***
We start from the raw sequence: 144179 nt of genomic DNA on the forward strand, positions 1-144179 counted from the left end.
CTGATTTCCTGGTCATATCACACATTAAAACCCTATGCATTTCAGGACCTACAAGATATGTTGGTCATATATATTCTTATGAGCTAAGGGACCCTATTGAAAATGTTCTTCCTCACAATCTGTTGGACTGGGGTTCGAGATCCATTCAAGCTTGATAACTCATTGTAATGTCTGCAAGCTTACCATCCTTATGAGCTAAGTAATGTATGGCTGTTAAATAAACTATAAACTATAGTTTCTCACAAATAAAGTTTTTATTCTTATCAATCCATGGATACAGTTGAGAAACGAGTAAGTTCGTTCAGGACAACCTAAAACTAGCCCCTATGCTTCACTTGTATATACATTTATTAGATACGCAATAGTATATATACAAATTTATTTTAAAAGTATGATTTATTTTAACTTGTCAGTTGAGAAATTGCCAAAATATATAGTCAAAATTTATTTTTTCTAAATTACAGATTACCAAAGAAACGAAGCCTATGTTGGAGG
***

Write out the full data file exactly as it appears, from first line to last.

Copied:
We start from the raw sequence: 144179 nt of genomic DNA on the forward strand, positions 1-144179 counted from the left end.
CTGATTTCCTGGTCATATCACACATTAAAACCCTATGCATTTCAGGACCTACAAGATATGTTGGTCATATATATTCTTATGAGCTAAGGGACCCTATTGAAAATGTTCTTCCTCACAATCTGTTGGACTGGGGTTCGAGATCCATTCAAGCTTGATAACTCATTGTAATGTCTGCAAGCTTACCATCCTTATGAGCTAAGTAATGTATGGCTGTTAAATAAACTATAAACTATAGTTTCTCACAAATAAAGTTTTTATTCTTATCAATCCATGGATACAGTTGAGAAACGAGTAAGTTCGTTCAGGACAACCTAAAACTAGCCCCTATGCTTCACTTGTATATACATTTATTAGATACGCAATAGTATATATACAAATTTATTTTAAAAGTATGATTTATTTTAACTTGTCAGTTGAGAAATTGCCAAAATATATAGTCAAAATTTATTTTTTCTAAATTACAGATTACCAAAGAAACGAAGCCTATGTTGGAGG